Experimental feature

Listen to this article

Experimental feature

Productions at the Staatsoper are rapidly being converted to modern theatrical taste: less than half this season’s offerings belong to the stiff and faded grandeur of the Otto Schenk or Zeffirelli school. Christine Mielitz’s new Otello is a further attempt to reinforce this makeover.

It is an illustration of all that is good and bad in Regietheater, increasingly an institutionalised approach that too often degenerates into a stylistic straitjacket. Mielitz didactically presents a black-face Otello, failing because of the colour of his skin, while a very white-faced jury of Venetian nobles looks on from afar. This is the political touch that any right-on producer has to exhibit but the real strength of Mielitz’s craft is the intense acting she coaxes from her cast and a heightened sense of characterisation that goes so much further than Boito’s sometimes simplistic libretto: Desdemona (Krassimira Stoyanova in exceptional voice) is not a sweet sacrificial lamb but an unwilling victim railing against injustice and finishing her Ave Maria with quite unorthodox desperation. Iago, sung with chilling vehemence by Falk Struckmann, is a man with an almost justifiable grievance.

The bad news is that this thrilling theatre comes wrapped in Regietheater’s usual dreary aesthetic code. Christian Floeren’s single set is a bleak, black interior like a seedy nightclub for fetishists, with a central platform lit from above by a battery of spotlights. The only variety in this monotonous gloom comes from Desdemona’s white dress or Otello’s curious white bathrobe. The costumes, wet-look or leathery, are uniformly hideous.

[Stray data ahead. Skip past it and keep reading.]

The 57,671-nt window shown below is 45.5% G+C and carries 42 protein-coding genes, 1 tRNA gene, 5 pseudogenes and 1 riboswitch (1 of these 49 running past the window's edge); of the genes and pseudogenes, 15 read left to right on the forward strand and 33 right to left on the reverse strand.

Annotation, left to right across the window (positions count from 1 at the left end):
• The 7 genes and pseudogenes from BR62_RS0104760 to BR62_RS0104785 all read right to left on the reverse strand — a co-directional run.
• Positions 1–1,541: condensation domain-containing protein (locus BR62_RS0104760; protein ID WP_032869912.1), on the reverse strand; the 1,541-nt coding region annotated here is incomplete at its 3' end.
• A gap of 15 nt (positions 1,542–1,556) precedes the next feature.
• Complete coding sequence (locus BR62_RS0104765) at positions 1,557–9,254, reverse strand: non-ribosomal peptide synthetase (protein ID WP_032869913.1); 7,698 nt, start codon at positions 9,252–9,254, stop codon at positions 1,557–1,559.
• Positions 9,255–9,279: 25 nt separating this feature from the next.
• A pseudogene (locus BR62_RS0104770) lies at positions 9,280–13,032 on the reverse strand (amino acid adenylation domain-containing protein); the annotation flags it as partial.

That Mielitz thinks her take must be dressed down in this way says nothing about dramatic truth and everything about enslavement to hackneyed grunge fashion. But the musical standards are so high that we readily put up with it. Daniele Gatti conducts the Vienna Philharmonic with electrifying tension, while shaping Verdi’s romantic surges with exquisite restraint. Johan Botha’s Otello is simply stupendous: a powerful voice of rare tonal beauty, so technically assured that he can be quietly expressive in passages that floor even the best. This is a triumph of stylish singing.

Tel +43 1 513 1513

Get alerts on Front page when a new story is published

Copyright The Financial Times Limited 2018. All rights reserved.

Comments have not been enabled for this article.

Follow the topics in this article